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Black Hawk Down Print E-mail
Monday, 01 May 2006

Image In 1993, what a Black Hawk helicopter was and the significance of one being downed was virtually unknown. “Black Hawk Down” depicts the harrowing events of October 1993. During a well-planned seek and capture mission in Somalia, one of the powerful Black Hawk support helicopters is shot down. As groups of soldiers head to the crash site, things proceed to go horribly awry, and the separated group of lost and confused Rangers try to make their way back to base while fighting off vengeful mobs of highly armed native militia.

“Black Hawk Down” is a gripping, frequently terrifying illumination of little-known recent history. It frequently plays like an update of "Zulu Dawn" as the scattered soldiers are besieged by thousands of furious, machine gun toting Africans. Moment-to-moment reality is the focus here, and the well-chosen settings and atmosphere of human confusion only amplify the believability of the enacted events. The storytelling and focus are fairly diffuse, almost by necessity, given the number of soldiers involved. The cast, character actors and familiar faces, helps make the events and personnel more involving, but the fates of some of them are still a little vague at the fade-out.

The film shows what good work Jerry Bruckheimer’s gargantuan production entity can do if given a good script, a fine director, and material that benefits from its largesse. To accurately capture the events of “Black Hawk Down” required a huge budget and ample production resources, and the level of believability and authenticity achieved is quite an accomplishment.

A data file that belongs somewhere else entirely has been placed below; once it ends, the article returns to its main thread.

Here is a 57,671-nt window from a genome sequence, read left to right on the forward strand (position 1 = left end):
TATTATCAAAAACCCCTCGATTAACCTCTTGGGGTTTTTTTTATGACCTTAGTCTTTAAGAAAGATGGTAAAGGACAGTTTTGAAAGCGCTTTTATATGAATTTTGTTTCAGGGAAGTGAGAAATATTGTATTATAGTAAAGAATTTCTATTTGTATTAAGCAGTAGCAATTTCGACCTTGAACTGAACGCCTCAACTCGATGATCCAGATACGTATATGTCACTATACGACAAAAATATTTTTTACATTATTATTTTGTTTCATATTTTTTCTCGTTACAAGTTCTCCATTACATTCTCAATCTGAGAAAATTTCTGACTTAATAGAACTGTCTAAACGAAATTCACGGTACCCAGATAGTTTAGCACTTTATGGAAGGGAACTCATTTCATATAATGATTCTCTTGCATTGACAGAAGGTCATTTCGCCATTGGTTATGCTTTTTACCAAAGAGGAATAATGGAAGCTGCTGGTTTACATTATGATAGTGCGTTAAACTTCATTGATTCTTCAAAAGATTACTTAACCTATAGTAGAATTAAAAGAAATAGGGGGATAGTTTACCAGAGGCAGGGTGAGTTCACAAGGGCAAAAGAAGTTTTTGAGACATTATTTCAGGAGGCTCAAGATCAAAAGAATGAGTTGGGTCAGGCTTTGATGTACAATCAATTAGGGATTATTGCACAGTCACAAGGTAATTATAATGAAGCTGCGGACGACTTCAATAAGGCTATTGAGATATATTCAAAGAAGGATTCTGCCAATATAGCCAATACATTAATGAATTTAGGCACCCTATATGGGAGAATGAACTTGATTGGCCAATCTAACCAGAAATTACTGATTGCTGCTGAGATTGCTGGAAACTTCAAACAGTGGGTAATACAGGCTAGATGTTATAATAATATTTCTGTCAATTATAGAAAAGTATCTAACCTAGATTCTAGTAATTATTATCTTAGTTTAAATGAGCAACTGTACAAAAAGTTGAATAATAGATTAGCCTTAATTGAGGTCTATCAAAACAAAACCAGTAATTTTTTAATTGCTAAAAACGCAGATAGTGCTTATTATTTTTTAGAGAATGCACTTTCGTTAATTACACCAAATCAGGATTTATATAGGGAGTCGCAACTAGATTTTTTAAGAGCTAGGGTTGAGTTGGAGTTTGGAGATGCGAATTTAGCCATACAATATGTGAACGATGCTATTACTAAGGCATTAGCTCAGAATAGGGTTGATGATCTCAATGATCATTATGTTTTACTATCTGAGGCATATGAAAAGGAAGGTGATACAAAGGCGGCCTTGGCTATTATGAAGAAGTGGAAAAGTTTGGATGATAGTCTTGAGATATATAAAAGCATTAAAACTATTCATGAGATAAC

Adding to the film’s realism is the script’s lack of larger character arcs; instead, it focuses on the characters’ moment-to-moment needs and the casual acts of heroism performed out of sheer necessity. Despite the chaos around the characters, your sense of them performing together as members of a team is highly convincing. On the downside, some of the international cast’s dodgy American accents occasionally distract and there are moments of character building early on that are a tad obvious and clichéd. The epilogue features a distracting, unsubtle speech from Eric Bana’s character, which pushes a message too heavily.

There are several haunting images within the film—Sam Shepard’s general trying to swab up pools of blood in the medical tent (echoing the deleted battle aftermath scene from “Gladiator”), the cloth-wrapped bodies of starvation victims in the beginning, the Pakistani soldiers emerging from the dust with trays of water, the image of children playing on the downed helicopter—that give the film a richness and lingering power that stay with you after the incidental events of the film have passed from memory.

Sony’s Blu-ray disc is a demo-quality release, a high caliber treatment of a visually and aurally demanding film. Ridley Scott is a director with a keen visual sense—his compositions and lighting (as executed by director of photography Slawomir Idziak) are often beautiful, stylish, and sometimes painterly. It’s one beautifully-produced image after another, at 30 frames-per-second. Scott’s style has its hallmarks, but the overall look changes with each film to match the material. The imagery is densely saturated and has been pushed to convey a warmer and darker palette. Blood here is darker, blacks are denser and there’s an intentional yellow/greenish aura to the film and grainy film stock used in a few sequences for effect. While it fits the film and its locale, it’s a familiar look, used by producer Bruckheimer in several other pictures (“Con Air,” “Pearl Harbor,” and “Bad Boys II” to name a few), so it does raise the question about who dictated the style of imagery.